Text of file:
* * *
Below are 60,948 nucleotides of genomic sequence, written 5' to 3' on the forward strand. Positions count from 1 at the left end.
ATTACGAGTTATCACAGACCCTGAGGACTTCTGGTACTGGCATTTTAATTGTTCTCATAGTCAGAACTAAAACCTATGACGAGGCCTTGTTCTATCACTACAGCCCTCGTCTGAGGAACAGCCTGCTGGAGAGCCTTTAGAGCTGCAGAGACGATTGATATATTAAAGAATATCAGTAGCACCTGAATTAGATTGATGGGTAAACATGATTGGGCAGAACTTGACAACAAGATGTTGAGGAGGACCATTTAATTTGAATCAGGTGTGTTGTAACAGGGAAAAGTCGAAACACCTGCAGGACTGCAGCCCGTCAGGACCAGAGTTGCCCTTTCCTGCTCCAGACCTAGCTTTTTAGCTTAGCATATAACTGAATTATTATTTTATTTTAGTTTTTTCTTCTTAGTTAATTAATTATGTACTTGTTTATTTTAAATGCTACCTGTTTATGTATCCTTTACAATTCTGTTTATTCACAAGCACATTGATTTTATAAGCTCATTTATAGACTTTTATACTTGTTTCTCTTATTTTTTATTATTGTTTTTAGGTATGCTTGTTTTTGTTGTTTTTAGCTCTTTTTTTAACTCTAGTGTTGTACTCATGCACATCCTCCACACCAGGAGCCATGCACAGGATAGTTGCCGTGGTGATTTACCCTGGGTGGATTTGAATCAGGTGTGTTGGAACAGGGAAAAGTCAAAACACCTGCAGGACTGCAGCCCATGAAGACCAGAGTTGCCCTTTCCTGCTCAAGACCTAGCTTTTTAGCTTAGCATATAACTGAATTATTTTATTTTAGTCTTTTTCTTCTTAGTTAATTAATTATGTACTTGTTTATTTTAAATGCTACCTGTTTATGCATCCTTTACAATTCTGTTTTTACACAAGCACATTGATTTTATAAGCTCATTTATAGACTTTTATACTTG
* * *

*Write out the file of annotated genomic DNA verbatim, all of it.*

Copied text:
Below are 60,948 nucleotides of genomic sequence, written 5' to 3' on the forward strand. Positions count from 1 at the left end.
ATTACGAGTTATCACAGACCCTGAGGACTTCTGGTACTGGCATTTTAATTGTTCTCATAGTCAGAACTAAAACCTATGACGAGGCCTTGTTCTATCACTACAGCCCTCGTCTGAGGAACAGCCTGCTGGAGAGCCTTTAGAGCTGCAGAGACGATTGATATATTAAAGAATATCAGTAGCACCTGAATTAGATTGATGGGTAAACATGATTGGGCAGAACTTGACAACAAGATGTTGAGGAGGACCATTTAATTTGAATCAGGTGTGTTGTAACAGGGAAAAGTCGAAACACCTGCAGGACTGCAGCCCGTCAGGACCAGAGTTGCCCTTTCCTGCTCCAGACCTAGCTTTTTAGCTTAGCATATAACTGAATTATTATTTTATTTTAGTTTTTTCTTCTTAGTTAATTAATTATGTACTTGTTTATTTTAAATGCTACCTGTTTATGTATCCTTTACAATTCTGTTTATTCACAAGCACATTGATTTTATAAGCTCATTTATAGACTTTTATACTTGTTTCTCTTATTTTTTATTATTGTTTTTAGGTATGCTTGTTTTTGTTGTTTTTAGCTCTTTTTTTAACTCTAGTGTTGTACTCATGCACATCCTCCACACCAGGAGCCATGCACAGGATAGTTGCCGTGGTGATTTACCCTGGGTGGATTTGAATCAGGTGTGTTGGAACAGGGAAAAGTCAAAACACCTGCAGGACTGCAGCCCATGAAGACCAGAGTTGCCCTTTCCTGCTCAAGACCTAGCTTTTTAGCTTAGCATATAACTGAATTATTTTATTTTAGTCTTTTTCTTCTTAGTTAATTAATTATGTACTTGTTTATTTTAAATGCTACCTGTTTATGCATCCTTTACAATTCTGTTTTTACACAAGCACATTGATTTTATAAGCTCATTTATAGACTTTTATACTTG